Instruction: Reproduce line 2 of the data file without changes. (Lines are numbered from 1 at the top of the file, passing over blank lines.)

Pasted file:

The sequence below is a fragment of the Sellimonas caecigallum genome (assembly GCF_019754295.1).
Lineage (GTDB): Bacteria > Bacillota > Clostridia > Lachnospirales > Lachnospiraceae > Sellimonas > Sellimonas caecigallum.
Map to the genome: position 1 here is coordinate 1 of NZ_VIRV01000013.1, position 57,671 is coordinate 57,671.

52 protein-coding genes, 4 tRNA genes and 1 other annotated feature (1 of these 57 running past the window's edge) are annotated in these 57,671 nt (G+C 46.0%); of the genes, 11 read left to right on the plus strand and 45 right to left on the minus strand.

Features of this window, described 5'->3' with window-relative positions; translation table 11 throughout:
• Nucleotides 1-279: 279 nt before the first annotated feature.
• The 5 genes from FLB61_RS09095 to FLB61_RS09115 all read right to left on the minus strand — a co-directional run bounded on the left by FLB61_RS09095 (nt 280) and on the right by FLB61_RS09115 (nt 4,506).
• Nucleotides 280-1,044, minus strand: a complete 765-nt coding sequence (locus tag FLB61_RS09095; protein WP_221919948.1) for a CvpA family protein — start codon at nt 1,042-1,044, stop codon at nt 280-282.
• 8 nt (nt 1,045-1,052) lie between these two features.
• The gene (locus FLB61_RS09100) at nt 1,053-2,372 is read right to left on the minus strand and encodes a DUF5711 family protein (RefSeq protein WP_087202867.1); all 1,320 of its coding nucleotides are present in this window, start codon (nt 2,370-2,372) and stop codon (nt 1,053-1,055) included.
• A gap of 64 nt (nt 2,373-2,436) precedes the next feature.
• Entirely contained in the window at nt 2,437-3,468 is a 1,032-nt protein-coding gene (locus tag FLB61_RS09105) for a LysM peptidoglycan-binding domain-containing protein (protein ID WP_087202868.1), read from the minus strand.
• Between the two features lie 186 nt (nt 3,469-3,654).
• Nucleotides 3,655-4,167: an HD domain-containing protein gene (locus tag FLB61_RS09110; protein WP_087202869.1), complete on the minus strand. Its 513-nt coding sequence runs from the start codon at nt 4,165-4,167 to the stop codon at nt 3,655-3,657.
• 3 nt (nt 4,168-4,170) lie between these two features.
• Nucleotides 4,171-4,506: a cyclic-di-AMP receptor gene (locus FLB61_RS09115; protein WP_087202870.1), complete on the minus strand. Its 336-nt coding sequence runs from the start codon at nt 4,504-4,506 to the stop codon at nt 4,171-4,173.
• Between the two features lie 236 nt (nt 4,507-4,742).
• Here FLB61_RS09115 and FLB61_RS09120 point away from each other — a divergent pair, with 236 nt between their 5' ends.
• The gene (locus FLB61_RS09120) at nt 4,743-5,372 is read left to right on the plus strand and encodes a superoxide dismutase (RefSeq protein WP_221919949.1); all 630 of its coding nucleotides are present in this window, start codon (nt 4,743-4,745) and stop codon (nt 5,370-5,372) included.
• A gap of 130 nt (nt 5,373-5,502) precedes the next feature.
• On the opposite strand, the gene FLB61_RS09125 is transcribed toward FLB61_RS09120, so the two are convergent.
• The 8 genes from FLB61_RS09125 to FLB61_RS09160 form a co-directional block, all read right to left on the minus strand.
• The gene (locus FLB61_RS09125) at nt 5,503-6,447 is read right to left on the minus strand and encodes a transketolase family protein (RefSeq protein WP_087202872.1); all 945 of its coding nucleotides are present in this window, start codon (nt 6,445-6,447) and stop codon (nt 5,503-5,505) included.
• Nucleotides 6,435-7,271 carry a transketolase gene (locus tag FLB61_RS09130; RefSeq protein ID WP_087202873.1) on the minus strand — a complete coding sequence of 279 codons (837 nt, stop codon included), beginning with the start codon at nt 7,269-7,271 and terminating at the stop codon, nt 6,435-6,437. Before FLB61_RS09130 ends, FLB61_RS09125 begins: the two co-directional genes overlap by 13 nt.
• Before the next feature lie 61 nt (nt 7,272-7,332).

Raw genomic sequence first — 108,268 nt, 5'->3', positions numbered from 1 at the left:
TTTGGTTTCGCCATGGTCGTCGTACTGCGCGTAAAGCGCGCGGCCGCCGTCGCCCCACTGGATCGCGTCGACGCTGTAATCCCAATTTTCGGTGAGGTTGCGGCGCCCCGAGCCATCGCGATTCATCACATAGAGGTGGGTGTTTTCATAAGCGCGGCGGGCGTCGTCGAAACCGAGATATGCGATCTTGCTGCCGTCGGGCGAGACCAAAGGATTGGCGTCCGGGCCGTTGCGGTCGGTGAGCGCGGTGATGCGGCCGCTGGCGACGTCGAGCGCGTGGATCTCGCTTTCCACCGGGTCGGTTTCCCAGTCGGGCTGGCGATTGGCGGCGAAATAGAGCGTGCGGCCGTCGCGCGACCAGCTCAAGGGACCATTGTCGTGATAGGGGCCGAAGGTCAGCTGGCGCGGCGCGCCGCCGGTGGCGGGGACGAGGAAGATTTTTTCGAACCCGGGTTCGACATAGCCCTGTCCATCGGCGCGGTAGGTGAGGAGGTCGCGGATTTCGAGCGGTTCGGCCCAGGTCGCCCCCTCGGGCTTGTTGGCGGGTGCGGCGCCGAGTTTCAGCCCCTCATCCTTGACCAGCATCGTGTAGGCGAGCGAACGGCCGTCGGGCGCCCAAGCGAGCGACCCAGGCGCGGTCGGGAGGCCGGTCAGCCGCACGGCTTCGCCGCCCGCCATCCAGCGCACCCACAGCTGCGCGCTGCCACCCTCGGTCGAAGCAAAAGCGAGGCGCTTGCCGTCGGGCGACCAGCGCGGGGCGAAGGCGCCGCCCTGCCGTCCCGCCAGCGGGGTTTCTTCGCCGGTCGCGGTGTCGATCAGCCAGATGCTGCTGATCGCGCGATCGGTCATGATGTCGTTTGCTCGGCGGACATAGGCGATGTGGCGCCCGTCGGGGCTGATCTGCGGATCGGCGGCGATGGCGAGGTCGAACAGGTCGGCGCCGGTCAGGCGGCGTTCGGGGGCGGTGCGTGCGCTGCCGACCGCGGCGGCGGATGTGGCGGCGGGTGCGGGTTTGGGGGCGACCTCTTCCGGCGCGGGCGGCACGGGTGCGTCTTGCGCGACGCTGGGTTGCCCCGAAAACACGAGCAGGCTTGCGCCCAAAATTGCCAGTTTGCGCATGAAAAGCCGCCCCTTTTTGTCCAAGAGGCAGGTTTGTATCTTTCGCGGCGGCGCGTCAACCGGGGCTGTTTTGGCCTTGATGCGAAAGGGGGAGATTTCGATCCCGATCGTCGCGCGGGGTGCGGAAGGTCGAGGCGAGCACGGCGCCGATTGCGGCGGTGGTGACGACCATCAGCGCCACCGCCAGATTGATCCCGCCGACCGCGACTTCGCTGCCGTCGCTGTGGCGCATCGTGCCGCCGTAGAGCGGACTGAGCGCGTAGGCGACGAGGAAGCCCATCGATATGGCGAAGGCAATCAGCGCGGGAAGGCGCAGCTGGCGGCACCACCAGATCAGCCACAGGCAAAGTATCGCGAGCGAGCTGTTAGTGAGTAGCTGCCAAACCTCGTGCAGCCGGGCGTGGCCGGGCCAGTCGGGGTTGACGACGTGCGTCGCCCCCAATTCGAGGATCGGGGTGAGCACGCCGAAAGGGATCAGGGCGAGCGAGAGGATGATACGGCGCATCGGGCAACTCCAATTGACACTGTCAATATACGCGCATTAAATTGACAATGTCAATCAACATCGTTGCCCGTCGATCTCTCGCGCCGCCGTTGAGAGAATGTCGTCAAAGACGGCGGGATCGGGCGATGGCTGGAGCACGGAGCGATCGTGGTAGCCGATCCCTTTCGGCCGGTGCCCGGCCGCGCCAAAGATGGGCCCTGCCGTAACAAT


Lineage (GTDB): Bacteria > Bacillota > Clostridia > Lachnospirales > Lachnospiraceae > Sellimonas > Sellimonas caecigallum.